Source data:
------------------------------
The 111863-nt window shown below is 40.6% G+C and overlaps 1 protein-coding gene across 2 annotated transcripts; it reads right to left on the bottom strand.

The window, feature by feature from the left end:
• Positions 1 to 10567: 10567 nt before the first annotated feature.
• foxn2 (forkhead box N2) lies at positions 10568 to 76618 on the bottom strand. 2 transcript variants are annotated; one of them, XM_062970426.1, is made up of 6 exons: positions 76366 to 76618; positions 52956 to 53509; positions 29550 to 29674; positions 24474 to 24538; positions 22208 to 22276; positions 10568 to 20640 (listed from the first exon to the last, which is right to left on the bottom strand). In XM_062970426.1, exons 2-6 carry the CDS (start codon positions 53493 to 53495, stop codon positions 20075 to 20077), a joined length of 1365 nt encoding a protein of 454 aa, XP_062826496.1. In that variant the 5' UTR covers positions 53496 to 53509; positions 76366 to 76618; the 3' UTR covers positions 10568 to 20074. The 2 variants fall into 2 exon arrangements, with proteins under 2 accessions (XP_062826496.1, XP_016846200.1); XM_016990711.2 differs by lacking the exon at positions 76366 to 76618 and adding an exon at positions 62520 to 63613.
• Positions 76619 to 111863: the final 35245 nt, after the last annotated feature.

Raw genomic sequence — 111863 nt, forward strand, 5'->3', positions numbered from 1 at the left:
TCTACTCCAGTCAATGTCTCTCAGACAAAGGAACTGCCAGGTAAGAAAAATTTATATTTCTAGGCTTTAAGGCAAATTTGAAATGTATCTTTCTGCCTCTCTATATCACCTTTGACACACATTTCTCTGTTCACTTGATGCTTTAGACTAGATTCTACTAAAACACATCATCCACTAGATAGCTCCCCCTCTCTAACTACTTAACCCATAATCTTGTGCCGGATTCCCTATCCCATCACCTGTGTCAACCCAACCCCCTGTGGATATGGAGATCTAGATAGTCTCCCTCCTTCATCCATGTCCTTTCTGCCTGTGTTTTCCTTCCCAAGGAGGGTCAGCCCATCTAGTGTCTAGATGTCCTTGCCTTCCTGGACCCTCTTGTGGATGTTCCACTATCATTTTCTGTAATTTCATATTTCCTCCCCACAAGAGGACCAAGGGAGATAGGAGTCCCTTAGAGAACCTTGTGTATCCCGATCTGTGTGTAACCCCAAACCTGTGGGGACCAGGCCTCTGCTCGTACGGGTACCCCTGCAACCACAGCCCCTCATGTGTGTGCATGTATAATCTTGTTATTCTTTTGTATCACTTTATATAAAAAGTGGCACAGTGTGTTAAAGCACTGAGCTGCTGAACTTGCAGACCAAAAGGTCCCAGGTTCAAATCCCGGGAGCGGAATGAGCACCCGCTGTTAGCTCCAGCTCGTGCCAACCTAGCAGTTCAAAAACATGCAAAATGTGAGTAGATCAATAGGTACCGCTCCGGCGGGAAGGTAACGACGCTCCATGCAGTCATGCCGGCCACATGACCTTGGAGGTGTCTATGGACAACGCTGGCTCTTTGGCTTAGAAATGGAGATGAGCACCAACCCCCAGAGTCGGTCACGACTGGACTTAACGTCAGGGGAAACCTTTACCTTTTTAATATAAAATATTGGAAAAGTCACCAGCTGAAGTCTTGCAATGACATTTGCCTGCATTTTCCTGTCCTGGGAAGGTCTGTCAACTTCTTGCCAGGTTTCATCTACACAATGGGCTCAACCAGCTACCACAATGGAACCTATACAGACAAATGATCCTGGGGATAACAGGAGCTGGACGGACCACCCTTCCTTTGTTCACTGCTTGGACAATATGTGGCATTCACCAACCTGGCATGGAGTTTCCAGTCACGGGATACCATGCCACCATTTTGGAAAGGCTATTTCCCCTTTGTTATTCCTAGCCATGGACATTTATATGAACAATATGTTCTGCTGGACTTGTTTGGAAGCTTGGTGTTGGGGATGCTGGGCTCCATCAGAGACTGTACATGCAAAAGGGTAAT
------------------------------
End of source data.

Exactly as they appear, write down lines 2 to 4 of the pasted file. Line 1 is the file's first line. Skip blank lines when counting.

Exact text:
The window, feature by feature from the left end:
• Positions 1 to 10567: 10567 nt before the first annotated feature.
• foxn2 (forkhead box N2) lies at positions 10568 to 76618 on the bottom strand. 2 transcript variants are annotated; one of them, XM_062970426.1, is made up of 6 exons: positions 76366 to 76618; positions 52956 to 53509; positions 29550 to 29674; positions 24474 to 24538; positions 22208 to 22276; positions 10568 to 20640 (listed from the first exon to the last, which is right to left on the bottom strand). In XM_062970426.1, exons 2-6 carry the CDS (start codon positions 53493 to 53495, stop codon positions 20075 to 20077), a joined length of 1365 nt encoding a protein of 454 aa, XP_062826496.1. In that variant the 5' UTR covers positions 53496 to 53509; positions 76366 to 76618; the 3' UTR covers positions 10568 to 20074. The 2 variants fall into 2 exon arrangements, with proteins under 2 accessions (XP_062826496.1, XP_016846200.1); XM_016990711.2 differs by lacking the exon at positions 76366 to 76618 and adding an exon at positions 62520 to 63613.